Accreditation ABCs

The Two Largest Activites: Self-Study and Site Visit


While accreditation is an ongoing process, every few years you will experience two large activities that will stand out for you as the most important, most valuable, most time-consuming and (if you do them well) most rewarding activities: The Self Study and the Site Visit.

Conducting a self-study has two parts:

Studying your own program, in a systematic way.
Writing a report about your program for your CoA to review.

Conducting a site visit has two parts:

  • Preparing for the visit.
  • Conducting the visit.

To do these activities as smoothly as possible, you must know and follow the procedures outlined by your CoA. Accreditation ABCs offers some tips that apply to almost any self-study or site visit. Some of these tips may save you time, money, effort, and grief.

The most valuable aspect of the self-study is that you (and your colleagues, employees, advisors, etc.) are enabled by the process to look carefully at your program from perspectives that differ from what you experience day-to-day. You are going to review the sum of the past several years along with your plans for coming years, and think about your program and its future from many perspectives including perspectives of your students, employers of your graduates, standards established within your profession for educational programs, and the needs of society. You are going to look at results and ask of yourself what is going well and not-so-well, and what needs to change.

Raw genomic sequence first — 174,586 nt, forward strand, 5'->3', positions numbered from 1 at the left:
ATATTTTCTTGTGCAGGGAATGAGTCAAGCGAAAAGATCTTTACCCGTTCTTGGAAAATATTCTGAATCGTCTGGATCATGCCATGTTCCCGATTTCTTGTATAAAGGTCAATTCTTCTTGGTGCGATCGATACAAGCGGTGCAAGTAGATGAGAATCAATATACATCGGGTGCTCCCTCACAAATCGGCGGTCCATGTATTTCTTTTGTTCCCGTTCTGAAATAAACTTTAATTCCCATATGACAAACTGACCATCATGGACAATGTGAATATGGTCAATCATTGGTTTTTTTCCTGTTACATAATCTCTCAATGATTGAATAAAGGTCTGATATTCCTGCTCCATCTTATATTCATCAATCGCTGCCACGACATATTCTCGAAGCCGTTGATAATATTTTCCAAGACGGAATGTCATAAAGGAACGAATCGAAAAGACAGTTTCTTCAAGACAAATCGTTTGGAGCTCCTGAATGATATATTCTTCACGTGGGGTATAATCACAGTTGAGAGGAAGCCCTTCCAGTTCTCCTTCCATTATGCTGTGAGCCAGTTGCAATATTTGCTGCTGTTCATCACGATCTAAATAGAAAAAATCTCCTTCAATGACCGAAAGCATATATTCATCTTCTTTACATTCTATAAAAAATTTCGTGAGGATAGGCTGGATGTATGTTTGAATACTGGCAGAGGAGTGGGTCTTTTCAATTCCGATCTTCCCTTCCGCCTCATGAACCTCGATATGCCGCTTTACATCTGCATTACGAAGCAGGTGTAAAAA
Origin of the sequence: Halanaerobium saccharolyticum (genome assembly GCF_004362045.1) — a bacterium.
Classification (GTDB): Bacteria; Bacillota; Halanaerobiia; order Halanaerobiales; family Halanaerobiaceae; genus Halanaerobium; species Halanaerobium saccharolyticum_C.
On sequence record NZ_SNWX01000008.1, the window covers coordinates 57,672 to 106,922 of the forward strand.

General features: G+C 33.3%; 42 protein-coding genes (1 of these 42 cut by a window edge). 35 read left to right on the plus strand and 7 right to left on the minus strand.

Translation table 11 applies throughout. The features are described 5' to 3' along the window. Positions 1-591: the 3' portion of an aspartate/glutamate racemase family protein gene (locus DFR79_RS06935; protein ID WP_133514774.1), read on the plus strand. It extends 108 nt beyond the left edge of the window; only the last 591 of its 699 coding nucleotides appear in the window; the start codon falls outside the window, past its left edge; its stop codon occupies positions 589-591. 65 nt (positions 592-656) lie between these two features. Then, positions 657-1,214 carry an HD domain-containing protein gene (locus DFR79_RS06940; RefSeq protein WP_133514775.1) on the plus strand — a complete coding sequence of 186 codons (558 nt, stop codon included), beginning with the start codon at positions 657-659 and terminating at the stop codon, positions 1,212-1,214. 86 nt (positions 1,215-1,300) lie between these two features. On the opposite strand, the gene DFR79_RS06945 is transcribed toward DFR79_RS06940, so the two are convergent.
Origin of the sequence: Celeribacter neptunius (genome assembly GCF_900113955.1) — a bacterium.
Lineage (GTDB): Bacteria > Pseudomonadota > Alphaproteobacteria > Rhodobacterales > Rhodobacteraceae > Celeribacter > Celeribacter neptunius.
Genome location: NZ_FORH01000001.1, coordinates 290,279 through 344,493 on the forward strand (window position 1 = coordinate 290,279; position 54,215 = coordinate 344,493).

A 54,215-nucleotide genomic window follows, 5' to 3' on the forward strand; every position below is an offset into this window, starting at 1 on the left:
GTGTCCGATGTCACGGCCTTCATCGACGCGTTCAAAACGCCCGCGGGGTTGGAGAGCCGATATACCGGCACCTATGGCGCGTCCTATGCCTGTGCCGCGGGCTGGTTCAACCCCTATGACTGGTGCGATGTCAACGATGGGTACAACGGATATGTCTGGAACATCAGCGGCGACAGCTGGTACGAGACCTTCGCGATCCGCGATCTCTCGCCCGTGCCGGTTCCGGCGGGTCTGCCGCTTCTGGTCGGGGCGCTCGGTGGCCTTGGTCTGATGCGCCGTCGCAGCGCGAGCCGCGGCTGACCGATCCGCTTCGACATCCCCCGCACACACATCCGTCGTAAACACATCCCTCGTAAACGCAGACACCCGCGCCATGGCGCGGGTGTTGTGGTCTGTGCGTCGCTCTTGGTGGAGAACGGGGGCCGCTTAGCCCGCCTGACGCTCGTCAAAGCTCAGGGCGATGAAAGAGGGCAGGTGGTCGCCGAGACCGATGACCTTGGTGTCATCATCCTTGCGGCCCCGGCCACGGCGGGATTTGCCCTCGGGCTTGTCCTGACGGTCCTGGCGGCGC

Embrace this opportunity with gusto. Don't give it short shrift; don't dread it; don't shirk it; don't think of it as a burden. It's your opportunity to assure that you are a very well informed leader and a focused director of efforts in the months and years to come.

Writing reports is a chore, to be sure, but writing the self-study report assures that you are articulate about your program and your plans. A well-written report all but assures a useful and valuable site visit because a major goal of the visitors will be to assure the CoA that your report about your program is accurate and that your improvement plans are sensible.

When this visiting team (and your CoA) read your self-study report, they are looking for assurances that Standards are met by your program, and that where the program falls short, you are prepared to make corrections. Don't pad the report with extraneous information; provide what's asked for, be succinct and to the point. And truthful.

The most valuable aspect of the site visit -- besides the obvious that the team is able to say to the CoA and ultimately through the CoA to CAAHEP that they find your program is as your self study describes it and is worthy of accreditation -- is the collegial aspect. The people coming to visit, carefully selected by the CoA (and satisfactory to you or you can ask for a change of personnel), are themselves knowledgeable professionals. They, like you, will be following procedures required by the CoA to assure completeness and fairness of their work. [You can learn a good deal about this from the Site Visitor Quiz on the CAAHEP website, which is a training tool for site visitors that is well worth an hour of your time.] You will have ample opportunity to learn from your visitors, so take advantage of your dialogue with them, and of the informal moments that arise, to gain some new ideas, contacts, professional perspectives or other knowledge that may help your program.